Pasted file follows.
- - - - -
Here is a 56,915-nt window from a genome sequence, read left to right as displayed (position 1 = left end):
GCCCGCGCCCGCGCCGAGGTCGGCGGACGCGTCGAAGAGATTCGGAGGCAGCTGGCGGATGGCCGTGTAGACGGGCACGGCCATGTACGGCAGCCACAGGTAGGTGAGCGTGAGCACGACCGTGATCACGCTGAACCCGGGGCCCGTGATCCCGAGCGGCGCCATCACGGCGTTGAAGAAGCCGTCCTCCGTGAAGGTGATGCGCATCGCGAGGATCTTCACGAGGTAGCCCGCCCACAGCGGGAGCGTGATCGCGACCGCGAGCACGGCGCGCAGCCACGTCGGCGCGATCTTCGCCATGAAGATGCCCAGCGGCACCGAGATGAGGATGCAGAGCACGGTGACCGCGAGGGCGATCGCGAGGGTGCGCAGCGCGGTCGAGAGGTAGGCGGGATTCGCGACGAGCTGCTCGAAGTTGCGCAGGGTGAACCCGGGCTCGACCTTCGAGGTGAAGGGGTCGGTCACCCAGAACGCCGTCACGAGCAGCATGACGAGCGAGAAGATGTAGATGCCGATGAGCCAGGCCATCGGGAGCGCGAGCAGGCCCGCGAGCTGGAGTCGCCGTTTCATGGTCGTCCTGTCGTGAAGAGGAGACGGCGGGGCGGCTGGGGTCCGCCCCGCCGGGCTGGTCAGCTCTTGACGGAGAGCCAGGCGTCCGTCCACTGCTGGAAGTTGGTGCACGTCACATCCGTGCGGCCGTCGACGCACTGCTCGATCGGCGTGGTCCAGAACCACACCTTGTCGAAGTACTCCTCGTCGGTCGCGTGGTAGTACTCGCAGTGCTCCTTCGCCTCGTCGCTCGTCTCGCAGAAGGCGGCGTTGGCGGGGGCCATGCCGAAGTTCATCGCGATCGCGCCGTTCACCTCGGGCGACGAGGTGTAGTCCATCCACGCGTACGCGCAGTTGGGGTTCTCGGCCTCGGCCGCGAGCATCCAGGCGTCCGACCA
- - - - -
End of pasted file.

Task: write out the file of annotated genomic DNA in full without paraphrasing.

Here is a 56,915-nt window from a genome sequence, read left to right as displayed (position 1 = left end):
GCCCGCGCCCGCGCCGAGGTCGGCGGACGCGTCGAAGAGATTCGGAGGCAGCTGGCGGATGGCCGTGTAGACGGGCACGGCCATGTACGGCAGCCACAGGTAGGTGAGCGTGAGCACGACCGTGATCACGCTGAACCCGGGGCCCGTGATCCCGAGCGGCGCCATCACGGCGTTGAAGAAGCCGTCCTCCGTGAAGGTGATGCGCATCGCGAGGATCTTCACGAGGTAGCCCGCCCACAGCGGGAGCGTGATCGCGACCGCGAGCACGGCGCGCAGCCACGTCGGCGCGATCTTCGCCATGAAGATGCCCAGCGGCACCGAGATGAGGATGCAGAGCACGGTGACCGCGAGGGCGATCGCGAGGGTGCGCAGCGCGGTCGAGAGGTAGGCGGGATTCGCGACGAGCTGCTCGAAGTTGCGCAGGGTGAACCCGGGCTCGACCTTCGAGGTGAAGGGGTCGGTCACCCAGAACGCCGTCACGAGCAGCATGACGAGCGAGAAGATGTAGATGCCGATGAGCCAGGCCATCGGGAGCGCGAGCAGGCCCGCGAGCTGGAGTCGCCGTTTCATGGTCGTCCTGTCGTGAAGAGGAGACGGCGGGGCGGCTGGGGTCCGCCCCGCCGGGCTGGTCAGCTCTTGACGGAGAGCCAGGCGTCCGTCCACTGCTGGAAGTTGGTGCACGTCACATCCGTGCGGCCGTCGACGCACTGCTCGATCGGCGTGGTCCAGAACCACACCTTGTCGAAGTACTCCTCGTCGGTCGCGTGGTAGTACTCGCAGTGCTCCTTCGCCTCGTCGCTCGTCTCGCAGAAGGCGGCGTTGGCGGGGGCCATGCCGAAGTTCATCGCGATCGCGCCGTTCACCTCGGGCGACGAGGTGTAGTCCATCCACGCGTACGCGCAGTTGGGGTTCTCGGCCTCGGCCGCGAGCATCCAGGCGTCCGACCA